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There is no State of Men or Things, but is to be guided by the

Proportion of some Rule or Precept in the Christian Law.

1. That is, where there is no law to restrain us, we may

do what we please; but where we are tied up to rules and measures, we have no lawgiver, or fountain of religion, but God, who, in these last days, hath spoken to us only by his Son, who, as he is supreme in all things, so he is every way all-sufficient; and as by him only we can be saved, so by him only and by his Spirit we must be governed. To this purpose we believe that he hath taught us all his Father's will : he is 56 the Author and finisher of our faith ;" and therefore to him, and to an obedience to him, we must bring our understanding: we pray that his “ will may be done here, as it is in heaven;" and therefore he is perfectly to rule our wills here, for we are sure he does rule all above : we have no lawgiver but him,—no rule but his will, -no revelation of his will but in his word:-and besides this, we have no certain place, where we can set our foot. The laws of the Jews were either for them and their proselytes alone, or were adopted into the Christian code : right reason gives measures of things, but of itself makes no laws, unless it be conducted by a competent authority. The prophets were either expounders of Moses' law, or preachers evangelical; that is, either they called to obedience in things not moral; or, if they did, they only spake the sermons of the Gospel, and whatsoever was excellent in all the world, was but a derivation from the wisdom of the eternal Father; and all this was united into a system of holy precepts, at the appearing of the eternal Son: and since “ there is no name under heaven, by which we can be saved, but only the name of Jesus,” and he saves us not only by procuring pardon for them, but by turning us from our iniquities,—by efforming us anew,-by reforming whatsoever was amiss in manners and persuasion,-by conforming us to the similitude of the holiness and perfections of God, and brings us to glory by the ways and methods of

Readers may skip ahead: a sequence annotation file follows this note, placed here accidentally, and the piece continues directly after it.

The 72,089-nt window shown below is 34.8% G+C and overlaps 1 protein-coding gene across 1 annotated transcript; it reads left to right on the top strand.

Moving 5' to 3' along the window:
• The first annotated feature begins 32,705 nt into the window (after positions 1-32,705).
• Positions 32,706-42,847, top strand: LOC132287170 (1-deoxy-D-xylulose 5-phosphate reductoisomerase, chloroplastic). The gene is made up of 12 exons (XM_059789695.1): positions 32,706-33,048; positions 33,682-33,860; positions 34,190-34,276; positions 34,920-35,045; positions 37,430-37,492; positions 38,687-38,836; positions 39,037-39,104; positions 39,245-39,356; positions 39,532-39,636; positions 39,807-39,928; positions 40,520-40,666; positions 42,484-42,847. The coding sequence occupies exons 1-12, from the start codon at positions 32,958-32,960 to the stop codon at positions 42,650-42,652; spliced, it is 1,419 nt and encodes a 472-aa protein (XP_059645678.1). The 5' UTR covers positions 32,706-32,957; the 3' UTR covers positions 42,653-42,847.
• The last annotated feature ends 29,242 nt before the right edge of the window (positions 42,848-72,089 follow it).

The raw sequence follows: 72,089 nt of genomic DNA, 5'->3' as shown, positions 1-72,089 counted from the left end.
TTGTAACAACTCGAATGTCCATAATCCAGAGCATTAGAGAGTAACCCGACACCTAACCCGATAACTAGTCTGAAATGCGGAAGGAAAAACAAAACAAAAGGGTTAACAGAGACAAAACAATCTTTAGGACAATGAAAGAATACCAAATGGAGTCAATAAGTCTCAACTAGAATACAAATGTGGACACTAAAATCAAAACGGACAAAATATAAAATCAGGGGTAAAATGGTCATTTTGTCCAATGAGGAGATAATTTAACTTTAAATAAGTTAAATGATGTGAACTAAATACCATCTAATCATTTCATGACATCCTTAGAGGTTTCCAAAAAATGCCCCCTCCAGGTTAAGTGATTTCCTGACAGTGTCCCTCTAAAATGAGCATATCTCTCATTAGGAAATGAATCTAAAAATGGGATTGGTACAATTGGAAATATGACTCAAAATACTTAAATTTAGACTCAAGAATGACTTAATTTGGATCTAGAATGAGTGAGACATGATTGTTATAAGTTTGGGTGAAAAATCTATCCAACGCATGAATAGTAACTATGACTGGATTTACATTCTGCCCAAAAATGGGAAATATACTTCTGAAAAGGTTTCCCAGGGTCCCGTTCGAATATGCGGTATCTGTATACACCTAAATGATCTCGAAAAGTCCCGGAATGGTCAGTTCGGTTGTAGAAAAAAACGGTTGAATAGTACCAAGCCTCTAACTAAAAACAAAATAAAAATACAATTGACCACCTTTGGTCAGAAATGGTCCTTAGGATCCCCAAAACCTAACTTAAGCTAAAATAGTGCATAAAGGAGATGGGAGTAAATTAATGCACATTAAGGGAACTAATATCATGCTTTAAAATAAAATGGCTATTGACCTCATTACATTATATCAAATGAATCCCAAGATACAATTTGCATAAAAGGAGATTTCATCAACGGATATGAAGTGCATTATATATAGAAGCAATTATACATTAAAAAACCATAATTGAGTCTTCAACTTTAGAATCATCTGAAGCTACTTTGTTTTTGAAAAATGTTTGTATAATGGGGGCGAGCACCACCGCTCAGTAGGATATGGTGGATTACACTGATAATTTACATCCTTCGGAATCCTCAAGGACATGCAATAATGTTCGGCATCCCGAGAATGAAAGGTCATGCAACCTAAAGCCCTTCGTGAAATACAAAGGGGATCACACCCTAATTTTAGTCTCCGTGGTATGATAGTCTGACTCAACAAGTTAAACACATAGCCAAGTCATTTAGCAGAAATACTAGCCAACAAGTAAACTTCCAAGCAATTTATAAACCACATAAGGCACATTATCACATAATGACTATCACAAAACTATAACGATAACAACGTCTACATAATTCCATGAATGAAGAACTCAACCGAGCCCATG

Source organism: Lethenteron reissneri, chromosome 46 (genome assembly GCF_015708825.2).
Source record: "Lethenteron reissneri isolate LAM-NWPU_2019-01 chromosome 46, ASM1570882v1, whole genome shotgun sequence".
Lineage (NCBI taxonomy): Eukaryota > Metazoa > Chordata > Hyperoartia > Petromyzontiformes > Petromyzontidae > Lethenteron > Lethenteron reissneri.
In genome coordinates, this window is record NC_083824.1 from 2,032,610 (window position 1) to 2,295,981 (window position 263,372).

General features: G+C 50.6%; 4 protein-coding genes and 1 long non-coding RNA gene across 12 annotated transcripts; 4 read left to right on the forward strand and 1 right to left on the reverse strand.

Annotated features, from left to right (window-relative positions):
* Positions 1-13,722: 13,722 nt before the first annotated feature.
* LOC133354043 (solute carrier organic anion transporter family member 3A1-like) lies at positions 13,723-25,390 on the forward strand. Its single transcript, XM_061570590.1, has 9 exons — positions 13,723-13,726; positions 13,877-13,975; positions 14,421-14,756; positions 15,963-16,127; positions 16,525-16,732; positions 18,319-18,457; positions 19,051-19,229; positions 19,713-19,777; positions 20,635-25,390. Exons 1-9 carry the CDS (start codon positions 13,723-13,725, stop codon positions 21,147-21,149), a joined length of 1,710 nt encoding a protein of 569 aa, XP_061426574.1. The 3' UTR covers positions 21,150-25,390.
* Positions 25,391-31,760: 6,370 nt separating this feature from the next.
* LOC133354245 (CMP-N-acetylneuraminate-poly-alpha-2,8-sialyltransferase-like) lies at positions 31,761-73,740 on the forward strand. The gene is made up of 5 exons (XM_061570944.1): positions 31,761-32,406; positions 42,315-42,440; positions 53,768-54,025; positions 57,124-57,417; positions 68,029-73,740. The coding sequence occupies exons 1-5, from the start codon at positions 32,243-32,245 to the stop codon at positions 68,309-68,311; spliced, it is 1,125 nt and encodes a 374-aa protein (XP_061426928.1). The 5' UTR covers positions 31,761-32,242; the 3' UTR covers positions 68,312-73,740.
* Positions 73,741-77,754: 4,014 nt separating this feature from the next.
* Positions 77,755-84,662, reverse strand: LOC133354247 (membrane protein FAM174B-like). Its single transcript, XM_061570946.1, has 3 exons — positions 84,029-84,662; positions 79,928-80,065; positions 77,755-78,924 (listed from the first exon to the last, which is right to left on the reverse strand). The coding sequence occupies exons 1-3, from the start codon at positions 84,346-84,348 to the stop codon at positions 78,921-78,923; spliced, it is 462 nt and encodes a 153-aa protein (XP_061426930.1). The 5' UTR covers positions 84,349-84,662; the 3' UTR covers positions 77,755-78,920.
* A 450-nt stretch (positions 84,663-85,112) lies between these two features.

grace, that is, never leaves us till our graces are perfect, and even with eternal felicities, it follows that we must go to him,—that he must teach us and guide us,—that he must govern us and persuade us,—that his laws must be our measures, his wisdom must be our star, his promises our aims; and we may as well say there can be two principles, as that, besides him, there can be any eternal and supreme lawgiver. One is more than all the numbers of the world.

2. And if we look into the nature of his laws, we shall handle this truth as the people on mount Sinai did see thunder: all excellencies have as perfect unity as any one hath; and there can be but one justice, and it is the same grace of mercy which dwells in the bowels of all the good men and women in the world ; and of temperance there can be but one general measure; and unchastity is a certain prevarication of one excellency that is known to all the world. And, as for religion, since there is but one God, and he is to be worshipped as himself pleased, and to convey his blessings to us by what mediator, and by what instruments himself shall elect;-there can be in these things no variety, unless there be a plain deficiency in the means of the divine appointment. All the duty of mankind is in religion, justice, and sobriety; and, in all these things, God, by Jesus Christ, hath given us many laws, and besides them, he hath given us no other; we have but one Lord, and therefore but one lawgiver and measure of justice; we have but one faith, and therefore but one religion ; we have but one baptism, or solemnity of renunciation of the flesh, the world, and the devil, and therefore but one rule for our comportment: one measure of sobriety according to the unity of our nature, which, being made after the image of God, is one as God is one. If, therefore, our blessed Lord be a perfect lawgiver, his law alone must be the measure of our duty and obedience; but if he be not a perfect lawgiver, whither shall we go to understand the will of God? “ Master, whither shall we go? for thou hast the words of eternal life," said St. Peter': there is the question, and the answer too; and they, together, make the argument a demonstration. For if we can obtain eternal life by the words of Christ, then they contain in them the whole will of God; for he that fails in one, is imperfect,